Genelle Chaconas is nonbinary gendered, queer, an abuse survivor, has mood disorders, and feels proud. They earned a BA in Creative Writing from CSUS in 2009, an MFA in Writing & Poetics from Naropa University in 2015, and 50k of debt. They never learned to “photograph” but take photos. They’ve been published lots but don’t namedrop. Their chapbooks include Fallout, Saints and Dirty Pictures (little m press, 2011) and Yet Wave (the Lune, 2017). They serve as head editor for HockSpitSlurp Literary Magazine. They enjoy scifi and gangster flix, drone/noise/industrial music, and long walks off short piers.

America in Miniature by Matt Lee

Those of us hailing from that oddly shaped mid-Atlantic state haphazardly carved into the east coast of America are probably familiar with the strange phenomenon that coincides with traveling either north or south from our homeland. I’ve been as far as Massachusetts in one direction and the tip of Florida in the other. At a bar in South Carolina, I got called a “Yankee,” one hundred and fifty years after the Civil War’s conclusion. In an upstate New York antique mall, a gentleman described me as a, “good ol’ boy.” Being a Marylander is sometimes confusing.

You could blame the Mason-Dixon Line, a demarcation that resulted from a land dispute between Maryland, Pennsylvania, and Delaware during the latter half of the eighteenth century, one that would have tremendous and far-reaching consequences after becoming the de facto border between North and South, Freedom and Slavery.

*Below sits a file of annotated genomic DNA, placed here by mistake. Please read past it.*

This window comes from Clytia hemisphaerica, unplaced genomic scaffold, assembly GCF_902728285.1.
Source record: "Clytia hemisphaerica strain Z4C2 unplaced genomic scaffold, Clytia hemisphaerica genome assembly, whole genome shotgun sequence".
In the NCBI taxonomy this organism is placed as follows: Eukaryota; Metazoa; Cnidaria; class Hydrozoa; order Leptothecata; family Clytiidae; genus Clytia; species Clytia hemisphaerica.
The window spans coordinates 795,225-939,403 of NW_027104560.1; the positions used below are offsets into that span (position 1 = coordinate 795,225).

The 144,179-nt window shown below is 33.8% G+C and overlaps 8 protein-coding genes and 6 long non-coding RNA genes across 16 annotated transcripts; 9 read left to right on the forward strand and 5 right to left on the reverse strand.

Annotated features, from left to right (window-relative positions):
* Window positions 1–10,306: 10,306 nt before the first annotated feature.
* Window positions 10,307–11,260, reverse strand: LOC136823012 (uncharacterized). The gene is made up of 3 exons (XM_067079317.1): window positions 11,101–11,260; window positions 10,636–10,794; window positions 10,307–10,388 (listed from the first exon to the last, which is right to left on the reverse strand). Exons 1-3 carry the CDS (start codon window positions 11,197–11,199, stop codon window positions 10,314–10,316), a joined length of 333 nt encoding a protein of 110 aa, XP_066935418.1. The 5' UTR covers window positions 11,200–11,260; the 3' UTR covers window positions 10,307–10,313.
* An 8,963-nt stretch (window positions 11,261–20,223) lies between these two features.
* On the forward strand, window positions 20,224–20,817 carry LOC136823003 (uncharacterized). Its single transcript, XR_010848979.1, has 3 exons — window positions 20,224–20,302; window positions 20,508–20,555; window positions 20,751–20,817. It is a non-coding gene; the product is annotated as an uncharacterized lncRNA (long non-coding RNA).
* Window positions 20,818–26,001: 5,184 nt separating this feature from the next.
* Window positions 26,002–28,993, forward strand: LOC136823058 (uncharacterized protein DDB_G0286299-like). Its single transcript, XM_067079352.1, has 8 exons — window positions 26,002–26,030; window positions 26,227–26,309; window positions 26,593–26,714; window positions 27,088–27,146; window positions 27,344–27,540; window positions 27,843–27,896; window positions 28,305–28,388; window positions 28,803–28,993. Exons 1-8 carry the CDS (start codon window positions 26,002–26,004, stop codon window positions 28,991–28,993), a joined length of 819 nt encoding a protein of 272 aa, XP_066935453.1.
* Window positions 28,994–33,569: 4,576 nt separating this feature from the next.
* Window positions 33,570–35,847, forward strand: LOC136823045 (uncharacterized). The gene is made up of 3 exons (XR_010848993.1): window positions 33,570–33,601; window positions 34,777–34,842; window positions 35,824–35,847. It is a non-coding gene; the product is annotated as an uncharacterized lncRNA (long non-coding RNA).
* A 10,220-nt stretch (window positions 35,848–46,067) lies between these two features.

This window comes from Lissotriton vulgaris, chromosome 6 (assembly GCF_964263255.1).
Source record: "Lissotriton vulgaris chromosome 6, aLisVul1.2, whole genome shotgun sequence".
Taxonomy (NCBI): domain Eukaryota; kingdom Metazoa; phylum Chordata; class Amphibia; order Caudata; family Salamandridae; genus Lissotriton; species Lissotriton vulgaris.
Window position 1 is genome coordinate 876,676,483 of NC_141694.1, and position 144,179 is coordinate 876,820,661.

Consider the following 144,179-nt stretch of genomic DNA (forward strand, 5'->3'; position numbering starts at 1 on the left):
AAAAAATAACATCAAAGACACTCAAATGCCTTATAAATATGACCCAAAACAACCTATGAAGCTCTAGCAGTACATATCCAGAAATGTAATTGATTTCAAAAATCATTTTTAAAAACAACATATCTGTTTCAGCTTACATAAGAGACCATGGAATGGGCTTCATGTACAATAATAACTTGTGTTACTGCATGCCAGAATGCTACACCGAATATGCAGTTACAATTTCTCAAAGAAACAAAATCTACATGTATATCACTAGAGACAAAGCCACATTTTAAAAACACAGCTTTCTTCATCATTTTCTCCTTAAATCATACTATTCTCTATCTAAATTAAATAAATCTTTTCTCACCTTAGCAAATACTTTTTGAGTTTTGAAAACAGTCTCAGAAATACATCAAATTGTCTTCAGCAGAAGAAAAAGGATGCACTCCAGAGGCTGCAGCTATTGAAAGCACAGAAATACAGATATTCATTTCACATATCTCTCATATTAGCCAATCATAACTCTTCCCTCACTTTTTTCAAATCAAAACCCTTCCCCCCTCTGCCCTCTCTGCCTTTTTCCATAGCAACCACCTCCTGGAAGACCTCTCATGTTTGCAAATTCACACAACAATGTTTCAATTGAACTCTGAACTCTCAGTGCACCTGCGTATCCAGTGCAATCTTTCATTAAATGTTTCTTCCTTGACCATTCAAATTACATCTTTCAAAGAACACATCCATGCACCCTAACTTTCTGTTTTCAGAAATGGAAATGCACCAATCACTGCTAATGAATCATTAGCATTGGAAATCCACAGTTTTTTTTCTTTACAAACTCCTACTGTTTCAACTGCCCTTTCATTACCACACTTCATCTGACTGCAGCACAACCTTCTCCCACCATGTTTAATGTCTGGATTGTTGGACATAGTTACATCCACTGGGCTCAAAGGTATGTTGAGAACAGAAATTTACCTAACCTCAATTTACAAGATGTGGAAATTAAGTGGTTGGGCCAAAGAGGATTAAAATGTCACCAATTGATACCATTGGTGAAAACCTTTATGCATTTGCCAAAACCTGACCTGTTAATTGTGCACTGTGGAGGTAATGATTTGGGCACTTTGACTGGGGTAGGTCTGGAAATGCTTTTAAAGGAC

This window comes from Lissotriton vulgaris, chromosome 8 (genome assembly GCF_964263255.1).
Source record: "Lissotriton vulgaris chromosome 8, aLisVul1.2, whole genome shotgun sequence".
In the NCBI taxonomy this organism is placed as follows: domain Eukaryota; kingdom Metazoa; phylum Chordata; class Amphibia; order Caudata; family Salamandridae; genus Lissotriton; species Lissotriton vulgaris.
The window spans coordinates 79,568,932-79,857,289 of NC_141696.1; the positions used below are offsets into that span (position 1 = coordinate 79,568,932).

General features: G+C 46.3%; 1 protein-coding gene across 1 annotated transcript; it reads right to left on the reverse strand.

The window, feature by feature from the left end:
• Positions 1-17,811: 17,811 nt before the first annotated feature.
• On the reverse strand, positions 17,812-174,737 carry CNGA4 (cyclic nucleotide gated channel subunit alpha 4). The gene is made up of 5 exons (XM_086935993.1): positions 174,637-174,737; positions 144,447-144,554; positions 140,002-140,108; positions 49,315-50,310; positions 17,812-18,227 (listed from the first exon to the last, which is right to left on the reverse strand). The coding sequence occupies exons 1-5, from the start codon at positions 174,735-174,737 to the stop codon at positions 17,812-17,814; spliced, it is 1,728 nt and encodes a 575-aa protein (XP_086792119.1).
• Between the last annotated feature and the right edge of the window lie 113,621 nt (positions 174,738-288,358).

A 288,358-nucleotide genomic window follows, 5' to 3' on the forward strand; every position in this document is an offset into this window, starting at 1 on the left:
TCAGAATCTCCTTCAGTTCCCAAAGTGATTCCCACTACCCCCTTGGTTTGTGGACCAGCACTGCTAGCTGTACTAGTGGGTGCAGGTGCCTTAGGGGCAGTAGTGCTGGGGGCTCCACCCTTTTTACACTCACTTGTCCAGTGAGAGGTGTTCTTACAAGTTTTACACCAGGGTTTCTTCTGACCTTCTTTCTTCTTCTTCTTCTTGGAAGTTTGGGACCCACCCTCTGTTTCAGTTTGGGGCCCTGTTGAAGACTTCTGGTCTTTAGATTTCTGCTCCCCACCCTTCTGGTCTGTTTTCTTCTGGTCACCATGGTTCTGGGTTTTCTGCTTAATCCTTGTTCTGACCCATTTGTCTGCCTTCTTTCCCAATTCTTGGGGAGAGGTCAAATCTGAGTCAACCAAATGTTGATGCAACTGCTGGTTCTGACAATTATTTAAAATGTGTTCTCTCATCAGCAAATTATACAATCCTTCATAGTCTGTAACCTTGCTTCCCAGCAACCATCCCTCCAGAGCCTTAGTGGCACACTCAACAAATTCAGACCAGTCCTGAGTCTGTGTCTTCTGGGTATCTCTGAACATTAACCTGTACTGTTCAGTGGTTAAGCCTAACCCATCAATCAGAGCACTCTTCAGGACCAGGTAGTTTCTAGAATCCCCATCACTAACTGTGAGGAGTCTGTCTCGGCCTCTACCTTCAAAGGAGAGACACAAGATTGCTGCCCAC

For being a relatively small patch of land, Maryland held enormous strategic importance during the Civil War. Considered a semi-loyal “border state,” the territory remained technically in Union hands. Though most of its population was initially sympathetic to the North, there was certainly a strong contingent of Confederate separatists as well.

With its proximity to the nation’s capital, the Old Line State (a nickname bestowed by George Washington) became at times a hotly contested battleground. The Battle of Antietam, the single bloodiest day of the conflict, was fought on Maryland soil. Abraham Lincoln further stoked tension in the region by suspending the right of habeas corpus, which remained a widespread source of animosity even after the War ended. The sixteenth president is much better associated with a different Latin phrase: sic semper tyrannis, the words shouted by John Wilkes Booth, assassin, Marylander.

As a kid growing up in the 1990s, this period of American history became a big part of my educational experience. We’d be loaded onto a rickety, old, yellow school bus and carted off to sites like the Monocacy Battlefield, just outside of my hometown Frederick. In fifth grade my class re-enacted the Battle of Antietam. Donning period appropriate garb then pitching tents in the softball field, we fashioned rifles and bayonets out of construction paper and ate hardtack as we awaited further orders.

Our teachers eventually arranged us in formation, Rebels positioned atop a small hill with Yankees lined up in ranks at the bottom. Everyone was given a number. Our hulking gym teacher, Mr. Bentley, a vein bursting from his forehead, rallied the troops with a booming call to arms, “Charge!”